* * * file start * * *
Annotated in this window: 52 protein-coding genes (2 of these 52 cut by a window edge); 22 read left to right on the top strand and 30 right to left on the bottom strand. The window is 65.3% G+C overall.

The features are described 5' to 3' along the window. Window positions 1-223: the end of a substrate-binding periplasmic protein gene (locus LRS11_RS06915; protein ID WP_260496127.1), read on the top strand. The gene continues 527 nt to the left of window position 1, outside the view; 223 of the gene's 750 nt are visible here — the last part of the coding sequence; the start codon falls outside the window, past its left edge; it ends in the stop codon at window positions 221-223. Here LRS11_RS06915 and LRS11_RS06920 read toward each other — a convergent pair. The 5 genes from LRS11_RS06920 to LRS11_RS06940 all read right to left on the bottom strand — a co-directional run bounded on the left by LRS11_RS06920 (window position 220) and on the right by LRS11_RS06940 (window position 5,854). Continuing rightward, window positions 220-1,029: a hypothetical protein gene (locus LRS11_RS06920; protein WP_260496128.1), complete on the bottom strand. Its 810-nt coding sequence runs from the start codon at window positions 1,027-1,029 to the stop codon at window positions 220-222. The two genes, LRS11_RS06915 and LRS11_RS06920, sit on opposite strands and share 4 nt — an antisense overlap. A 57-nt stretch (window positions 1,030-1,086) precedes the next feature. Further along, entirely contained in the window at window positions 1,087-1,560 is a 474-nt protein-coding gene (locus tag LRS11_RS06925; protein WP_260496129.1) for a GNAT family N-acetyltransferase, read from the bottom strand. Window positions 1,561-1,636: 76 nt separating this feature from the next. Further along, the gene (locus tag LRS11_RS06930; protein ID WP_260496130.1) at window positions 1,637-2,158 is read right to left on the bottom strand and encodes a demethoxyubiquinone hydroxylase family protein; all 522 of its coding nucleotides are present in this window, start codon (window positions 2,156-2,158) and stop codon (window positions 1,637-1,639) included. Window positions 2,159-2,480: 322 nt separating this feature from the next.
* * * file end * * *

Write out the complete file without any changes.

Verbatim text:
Annotated in this window: 52 protein-coding genes (2 of these 52 cut by a window edge); 22 read left to right on the top strand and 30 right to left on the bottom strand. The window is 65.3% G+C overall.

The features are described 5' to 3' along the window. Window positions 1-223: the end of a substrate-binding periplasmic protein gene (locus LRS11_RS06915; protein ID WP_260496127.1), read on the top strand. The gene continues 527 nt to the left of window position 1, outside the view; 223 of the gene's 750 nt are visible here — the last part of the coding sequence; the start codon falls outside the window, past its left edge; it ends in the stop codon at window positions 221-223. Here LRS11_RS06915 and LRS11_RS06920 read toward each other — a convergent pair. The 5 genes from LRS11_RS06920 to LRS11_RS06940 all read right to left on the bottom strand — a co-directional run bounded on the left by LRS11_RS06920 (window position 220) and on the right by LRS11_RS06940 (window position 5,854). Continuing rightward, window positions 220-1,029: a hypothetical protein gene (locus LRS11_RS06920; protein WP_260496128.1), complete on the bottom strand. Its 810-nt coding sequence runs from the start codon at window positions 1,027-1,029 to the stop codon at window positions 220-222. The two genes, LRS11_RS06915 and LRS11_RS06920, sit on opposite strands and share 4 nt — an antisense overlap. A 57-nt stretch (window positions 1,030-1,086) precedes the next feature. Further along, entirely contained in the window at window positions 1,087-1,560 is a 474-nt protein-coding gene (locus tag LRS11_RS06925; protein WP_260496129.1) for a GNAT family N-acetyltransferase, read from the bottom strand. Window positions 1,561-1,636: 76 nt separating this feature from the next. Further along, the gene (locus tag LRS11_RS06930; protein ID WP_260496130.1) at window positions 1,637-2,158 is read right to left on the bottom strand and encodes a demethoxyubiquinone hydroxylase family protein; all 522 of its coding nucleotides are present in this window, start codon (window positions 2,156-2,158) and stop codon (window positions 1,637-1,639) included. Window positions 2,159-2,480: 322 nt separating this feature from the next.